As Philadelphia’s stay-home order stretched on, Kiki Volkert realized she had no time for shaving her armpits.
At first, she says, the decision to forgo shaving was subconscious. She has continued to shave or trim hair on other parts of her body during her time at home. Running her hands along smooth legs makes her feel sexy. The thought of ridding herself of armpit hair did not.
“I feel like I’m craving some sort of transformation,” Volkert, 28, said. “Even if I don’t get anything done, if I don’t become a better person in any way, I want one small physical transformation — and if that’s having armpit hair, that’s cool.”
With nowhere to be and hardly anyone to see, many people are modifying their beauty routines, reconsidering the role makeup and body hair plays in their lives.
Megan Barney, a book publicist, has largely avoided makeup during her ongoing self-isolation with her husband in Boston. Ordinarily, her beauty routine is fairly extensive, she said, and consists of brow tinting, mascara and foundation. She also uses concealer to cover stubborn hormonal acne scars from her early 20s. Unless she has a Zoom presentation with higher-ups at work — for which she applies a light dusting of foundation and blush — Barney spends her days barefaced. Over the weeks, the 26-year-old has grown accustomed to a makeup-free complexion.
“If I were to go back to work tomorrow, I feel like I would use fewer skin products,” Barney said. “This period of time has made me realize that there’s not much left to cover up.”
Makeup and beauty routines fulfill a range of desires, both in ordinary circumstances and under lockdown.
“For some, it’s a ritual that starts their day, like brushing teeth or sipping their first cup of coffee,” said Vivian Diller, a psychologist who specializes in self-image. “For others, makeup is applied carefully and creatively. They view it like choosing a new outfit, an opportunity to add color and appeal. For some, it feels essential to be in control of their looks, to cover and conceal. For those, makeup can feel like a burden.”
For nonessential workers, shelter-in-place orders have allowed for a collective societal pause, allowing people the time to take stock of their routines and what purpose they serve.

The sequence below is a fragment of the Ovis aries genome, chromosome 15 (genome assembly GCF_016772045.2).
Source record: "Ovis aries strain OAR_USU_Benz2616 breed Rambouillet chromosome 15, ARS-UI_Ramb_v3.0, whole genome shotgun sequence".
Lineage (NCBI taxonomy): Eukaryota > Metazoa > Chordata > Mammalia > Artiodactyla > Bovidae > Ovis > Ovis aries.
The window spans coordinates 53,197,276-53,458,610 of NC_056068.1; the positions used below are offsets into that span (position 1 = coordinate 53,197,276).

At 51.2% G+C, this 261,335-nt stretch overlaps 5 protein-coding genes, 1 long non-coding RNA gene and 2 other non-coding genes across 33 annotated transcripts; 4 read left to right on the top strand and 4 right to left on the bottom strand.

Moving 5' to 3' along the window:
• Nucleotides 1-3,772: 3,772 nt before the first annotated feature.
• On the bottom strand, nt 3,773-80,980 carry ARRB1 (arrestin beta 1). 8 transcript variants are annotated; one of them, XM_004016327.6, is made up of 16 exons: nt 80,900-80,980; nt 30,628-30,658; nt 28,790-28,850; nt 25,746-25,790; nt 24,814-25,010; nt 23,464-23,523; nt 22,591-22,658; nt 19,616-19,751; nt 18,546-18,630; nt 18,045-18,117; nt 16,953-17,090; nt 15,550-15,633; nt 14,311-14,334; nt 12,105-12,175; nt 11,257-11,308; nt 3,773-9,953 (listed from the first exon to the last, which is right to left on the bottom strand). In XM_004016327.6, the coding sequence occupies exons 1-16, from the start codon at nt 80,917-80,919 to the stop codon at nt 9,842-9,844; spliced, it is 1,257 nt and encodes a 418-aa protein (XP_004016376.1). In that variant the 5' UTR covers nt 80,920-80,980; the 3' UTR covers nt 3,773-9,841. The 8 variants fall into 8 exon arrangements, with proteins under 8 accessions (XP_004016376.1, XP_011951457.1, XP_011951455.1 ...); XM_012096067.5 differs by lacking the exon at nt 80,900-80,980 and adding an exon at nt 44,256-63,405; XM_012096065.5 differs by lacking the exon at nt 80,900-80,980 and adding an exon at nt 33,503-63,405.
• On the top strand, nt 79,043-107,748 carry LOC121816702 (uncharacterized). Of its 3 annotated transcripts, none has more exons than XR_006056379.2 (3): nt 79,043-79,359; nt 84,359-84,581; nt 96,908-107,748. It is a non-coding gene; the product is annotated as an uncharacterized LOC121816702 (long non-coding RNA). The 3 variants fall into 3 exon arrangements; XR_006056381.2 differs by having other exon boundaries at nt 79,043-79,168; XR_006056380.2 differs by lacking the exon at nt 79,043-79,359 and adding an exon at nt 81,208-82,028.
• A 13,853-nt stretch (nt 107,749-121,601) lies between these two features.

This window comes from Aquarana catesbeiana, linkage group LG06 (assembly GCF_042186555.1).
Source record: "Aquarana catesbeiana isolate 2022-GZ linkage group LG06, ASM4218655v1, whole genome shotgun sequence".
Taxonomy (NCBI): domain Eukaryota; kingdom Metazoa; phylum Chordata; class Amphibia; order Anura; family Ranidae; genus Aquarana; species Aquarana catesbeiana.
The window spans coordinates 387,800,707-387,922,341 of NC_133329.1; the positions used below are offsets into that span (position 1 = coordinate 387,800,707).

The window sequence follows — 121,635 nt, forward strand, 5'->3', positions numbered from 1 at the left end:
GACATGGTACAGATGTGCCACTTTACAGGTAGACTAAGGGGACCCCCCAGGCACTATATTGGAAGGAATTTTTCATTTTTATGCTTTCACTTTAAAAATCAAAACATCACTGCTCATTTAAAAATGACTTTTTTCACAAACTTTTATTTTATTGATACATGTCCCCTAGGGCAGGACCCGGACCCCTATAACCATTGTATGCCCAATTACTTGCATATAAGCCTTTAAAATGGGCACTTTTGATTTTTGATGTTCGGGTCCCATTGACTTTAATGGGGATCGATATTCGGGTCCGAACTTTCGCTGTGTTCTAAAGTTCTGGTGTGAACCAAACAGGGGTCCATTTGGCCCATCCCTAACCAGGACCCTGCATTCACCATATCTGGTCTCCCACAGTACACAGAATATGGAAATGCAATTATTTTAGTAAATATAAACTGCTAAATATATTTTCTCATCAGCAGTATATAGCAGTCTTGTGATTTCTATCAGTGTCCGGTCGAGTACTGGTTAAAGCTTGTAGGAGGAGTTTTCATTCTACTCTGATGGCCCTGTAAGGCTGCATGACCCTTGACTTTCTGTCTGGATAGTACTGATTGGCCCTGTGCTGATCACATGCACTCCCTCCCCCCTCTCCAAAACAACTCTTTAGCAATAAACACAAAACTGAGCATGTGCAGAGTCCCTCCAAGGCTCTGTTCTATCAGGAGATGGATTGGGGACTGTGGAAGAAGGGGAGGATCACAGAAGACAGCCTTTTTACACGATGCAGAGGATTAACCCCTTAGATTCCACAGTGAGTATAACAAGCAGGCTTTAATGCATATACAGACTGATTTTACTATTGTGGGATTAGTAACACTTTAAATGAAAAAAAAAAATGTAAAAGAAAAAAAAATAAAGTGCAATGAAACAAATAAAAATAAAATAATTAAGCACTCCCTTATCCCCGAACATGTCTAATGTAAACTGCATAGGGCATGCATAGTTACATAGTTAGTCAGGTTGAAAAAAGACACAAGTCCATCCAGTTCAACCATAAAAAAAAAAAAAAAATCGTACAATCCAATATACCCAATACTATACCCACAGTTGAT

“You start to deconstruct, ‘Why did I start doing this stuff in the first place?’” said clinical psychologist Tricia Wolnanin. “You piece together what you most value in regards to beauty or confidence.”
Just the act of looking at your own face on Zoom calls can be therapeutic. Tara Well, an associate professor of psychology at Barnard College, has studied how mirrors and viewing our reflections can impact our self-perception. During a time when we may be more frequently watching ourselves on virtual meetings, reckoning with our appearance — whether barefaced or fully made up — can help us evaluate what aspects of our beauty routines give us confidence and what ones we can live without, she said.
“If you’re doing [your makeup] and it feels like drudgery then you feel a lot of freedom in not needing to do it,” Well said. “If you do it and you feel good, then you should definitely do it, but don’t mistake who you are for your beauty routine.”
To pass the time at home in St. Louis, 28-year-old massage therapist Ciera Danyel has been looking through old photos. As a teenager, Danyel experimented with makeup, playing with colors that popped against her skin. Adulthood, with its responsibilities and stressors, hasn’t been as conducive to an elaborate look. But the images, she said, reignited her interest in beauty. She pulled out unused palettes, trying out new colors and techniques. Her beauty motivations, she realized, needed to come from within instead of from impulses to impress.
“There’s so many things that we try to rid ourselves of with these routines, but I flipped it on its head,” she said. “I’m using it as a method of celebration, as a means of being in awe and admiring my own beauty.”
The spa where Danyel works has recently reopened. When she returns to work, she said she plans on bringing her new looks to the outside world.
Anu Onemola has expanded her skin care practice while dropping her makeup routine. A recent graduate in Philadelphia, Onemola, 22, discovered her college lifestyle wasn’t doing her skin any favors. Her newfound spare time, regular sleep schedule and minimized stress levels are doing wonders for her skin. Like Barney, by not wearing makeup over the last two months, Onemola realized her complexion has improved.
“I’m getting to see my skin has changed,” she said.
Onemola will always love makeup, she says. It’s a practice she finds equal parts superfluous and therapeutic. If, perhaps tomorrow, the desire struck to go full glam, she’d do it for her own enjoyment.
But she doesn’t think that day will come soon.
Without makeup, she says she has been able to see herself as “a whole person.”